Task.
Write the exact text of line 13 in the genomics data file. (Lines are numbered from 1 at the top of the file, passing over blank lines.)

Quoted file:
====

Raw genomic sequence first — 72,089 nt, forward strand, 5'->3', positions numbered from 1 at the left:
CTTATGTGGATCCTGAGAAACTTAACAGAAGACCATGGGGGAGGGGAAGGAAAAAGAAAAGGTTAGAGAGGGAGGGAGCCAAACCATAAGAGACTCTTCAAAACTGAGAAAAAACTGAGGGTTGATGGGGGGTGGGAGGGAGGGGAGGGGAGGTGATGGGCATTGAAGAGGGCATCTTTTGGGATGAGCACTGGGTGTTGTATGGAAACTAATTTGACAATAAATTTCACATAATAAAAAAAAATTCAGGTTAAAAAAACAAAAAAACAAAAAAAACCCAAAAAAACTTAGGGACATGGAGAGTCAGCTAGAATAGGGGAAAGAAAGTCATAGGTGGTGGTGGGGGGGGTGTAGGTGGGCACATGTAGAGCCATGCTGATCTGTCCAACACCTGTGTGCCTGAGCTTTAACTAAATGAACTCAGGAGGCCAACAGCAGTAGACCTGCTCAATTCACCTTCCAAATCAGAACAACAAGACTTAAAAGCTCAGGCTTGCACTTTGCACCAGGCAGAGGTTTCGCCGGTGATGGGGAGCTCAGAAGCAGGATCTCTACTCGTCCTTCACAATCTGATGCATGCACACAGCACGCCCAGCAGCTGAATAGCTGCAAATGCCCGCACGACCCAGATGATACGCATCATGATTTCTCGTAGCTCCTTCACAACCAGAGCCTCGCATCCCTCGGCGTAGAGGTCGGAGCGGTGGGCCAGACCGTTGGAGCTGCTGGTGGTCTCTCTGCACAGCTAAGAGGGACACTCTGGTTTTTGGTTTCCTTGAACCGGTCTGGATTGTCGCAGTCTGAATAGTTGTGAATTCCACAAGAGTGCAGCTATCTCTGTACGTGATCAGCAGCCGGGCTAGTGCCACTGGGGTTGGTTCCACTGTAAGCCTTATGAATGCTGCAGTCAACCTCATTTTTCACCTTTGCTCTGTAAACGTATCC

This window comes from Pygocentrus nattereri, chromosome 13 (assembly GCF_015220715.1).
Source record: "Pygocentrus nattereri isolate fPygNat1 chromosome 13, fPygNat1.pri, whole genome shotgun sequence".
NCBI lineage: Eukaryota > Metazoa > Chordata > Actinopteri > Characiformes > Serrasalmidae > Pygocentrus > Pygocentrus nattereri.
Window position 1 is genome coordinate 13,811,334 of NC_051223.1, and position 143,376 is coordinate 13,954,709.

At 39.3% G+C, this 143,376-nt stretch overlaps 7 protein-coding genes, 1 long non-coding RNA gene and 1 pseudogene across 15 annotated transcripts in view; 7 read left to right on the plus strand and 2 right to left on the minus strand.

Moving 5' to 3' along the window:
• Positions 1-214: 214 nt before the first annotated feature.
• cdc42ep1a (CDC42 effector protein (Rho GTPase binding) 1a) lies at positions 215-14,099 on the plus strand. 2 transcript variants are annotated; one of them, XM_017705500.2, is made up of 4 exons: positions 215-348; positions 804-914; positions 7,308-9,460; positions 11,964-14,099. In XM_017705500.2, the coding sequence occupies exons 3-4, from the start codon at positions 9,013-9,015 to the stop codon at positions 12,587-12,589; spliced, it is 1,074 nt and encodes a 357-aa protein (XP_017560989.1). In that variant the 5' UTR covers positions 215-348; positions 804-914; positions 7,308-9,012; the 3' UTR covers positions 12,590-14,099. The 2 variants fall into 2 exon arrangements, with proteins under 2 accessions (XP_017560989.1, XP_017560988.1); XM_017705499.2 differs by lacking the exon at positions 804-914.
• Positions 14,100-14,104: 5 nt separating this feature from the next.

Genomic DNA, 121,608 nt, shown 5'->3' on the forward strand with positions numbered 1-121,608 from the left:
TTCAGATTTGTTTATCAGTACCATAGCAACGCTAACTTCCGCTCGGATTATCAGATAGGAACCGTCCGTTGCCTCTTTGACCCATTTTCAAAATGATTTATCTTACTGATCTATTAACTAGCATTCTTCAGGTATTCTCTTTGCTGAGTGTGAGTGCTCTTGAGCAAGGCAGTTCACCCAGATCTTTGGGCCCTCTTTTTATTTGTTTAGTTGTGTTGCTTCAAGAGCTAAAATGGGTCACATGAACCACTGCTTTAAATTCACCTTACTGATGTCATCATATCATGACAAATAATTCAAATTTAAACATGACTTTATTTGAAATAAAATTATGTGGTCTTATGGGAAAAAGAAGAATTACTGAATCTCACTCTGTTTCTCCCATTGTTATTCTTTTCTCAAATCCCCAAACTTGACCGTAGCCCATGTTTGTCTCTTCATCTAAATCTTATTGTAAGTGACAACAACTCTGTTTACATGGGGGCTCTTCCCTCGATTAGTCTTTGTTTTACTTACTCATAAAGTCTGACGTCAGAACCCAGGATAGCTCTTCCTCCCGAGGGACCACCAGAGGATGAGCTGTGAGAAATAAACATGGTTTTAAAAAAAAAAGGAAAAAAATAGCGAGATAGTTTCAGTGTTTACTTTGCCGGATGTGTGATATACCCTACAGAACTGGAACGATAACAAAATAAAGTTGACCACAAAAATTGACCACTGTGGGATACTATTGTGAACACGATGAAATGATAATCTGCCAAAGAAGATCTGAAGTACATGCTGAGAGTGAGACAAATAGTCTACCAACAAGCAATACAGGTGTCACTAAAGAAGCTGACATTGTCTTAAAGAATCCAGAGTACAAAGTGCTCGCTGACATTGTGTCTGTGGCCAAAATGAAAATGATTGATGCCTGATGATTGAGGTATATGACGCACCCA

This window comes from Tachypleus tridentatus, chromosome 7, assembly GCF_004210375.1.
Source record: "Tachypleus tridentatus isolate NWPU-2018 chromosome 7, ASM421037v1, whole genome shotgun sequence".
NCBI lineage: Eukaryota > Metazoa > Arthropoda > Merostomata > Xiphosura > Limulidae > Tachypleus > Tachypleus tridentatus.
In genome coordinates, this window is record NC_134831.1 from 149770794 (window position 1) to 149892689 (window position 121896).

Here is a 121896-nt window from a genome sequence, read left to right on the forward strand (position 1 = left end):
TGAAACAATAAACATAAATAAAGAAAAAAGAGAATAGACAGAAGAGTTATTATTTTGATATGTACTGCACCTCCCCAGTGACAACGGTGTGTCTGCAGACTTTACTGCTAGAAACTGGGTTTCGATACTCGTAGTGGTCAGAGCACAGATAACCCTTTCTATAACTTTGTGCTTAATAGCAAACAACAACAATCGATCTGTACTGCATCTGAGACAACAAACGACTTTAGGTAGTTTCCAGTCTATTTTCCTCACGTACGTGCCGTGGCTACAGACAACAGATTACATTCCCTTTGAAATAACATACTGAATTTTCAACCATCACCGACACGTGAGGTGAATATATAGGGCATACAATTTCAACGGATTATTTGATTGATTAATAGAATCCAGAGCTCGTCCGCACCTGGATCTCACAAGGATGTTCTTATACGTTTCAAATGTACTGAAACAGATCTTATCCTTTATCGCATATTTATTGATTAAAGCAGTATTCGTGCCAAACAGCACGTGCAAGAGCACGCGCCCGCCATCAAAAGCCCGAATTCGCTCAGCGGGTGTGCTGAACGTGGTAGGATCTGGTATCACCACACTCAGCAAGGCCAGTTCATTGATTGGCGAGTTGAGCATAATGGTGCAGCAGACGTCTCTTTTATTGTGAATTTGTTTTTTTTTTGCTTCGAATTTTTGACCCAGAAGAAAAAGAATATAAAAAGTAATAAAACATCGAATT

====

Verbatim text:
TTCAGATTTGTTTATCAGTACCATAGCAACGCTAACTTCCGCTCGGATTATCAGATAGGAACCGTCCGTTGCCTCTTTGACCCATTTTCAAAATGATTTATCTTACTGATCTATTAACTAGCATTCTTCAGGTATTCTCTTTGCTGAGTGTGAGTGCTCTTGAGCAAGGCAGTTCACCCAGATCTTTGGGCCCTCTTTTTATTTGTTTAGTTGTGTTGCTTCAAGAGCTAAAATGGGTCACATGAACCACTGCTTTAAATTCACCTTACTGATGTCATCATATCATGACAAATAATTCAAATTTAAACATGACTTTATTTGAAATAAAATTATGTGGTCTTATGGGAAAAAGAAGAATTACTGAATCTCACTCTGTTTCTCCCATTGTTATTCTTTTCTCAAATCCCCAAACTTGACCGTAGCCCATGTTTGTCTCTTCATCTAAATCTTATTGTAAGTGACAACAACTCTGTTTACATGGGGGCTCTTCCCTCGATTAGTCTTTGTTTTACTTACTCATAAAGTCTGACGTCAGAACCCAGGATAGCTCTTCCTCCCGAGGGACCACCAGAGGATGAGCTGTGAGAAATAAACATGGTTTTAAAAAAAAAAGGAAAAAAATAGCGAGATAGTTTCAGTGTTTACTTTGCCGGATGTGTGATATACCCTACAGAACTGGAACGATAACAAAATAAAGTTGACCACAAAAATTGACCACTGTGGGATACTATTGTGAACACGATGAAATGATAATCTGCCAAAGAAGATCTGAAGTACATGCTGAGAGTGAGACAAATAGTCTACCAACAAGCAATACAGGTGTCACTAAAGAAGCTGACATTGTCTTAAAGAATCCAGAGTACAAAGTGCTCGCTGACATTGTGTCTGTGGCCAAAATGAAAATGATTGATGCCTGATGATTGAGGTATATGACGCACCCA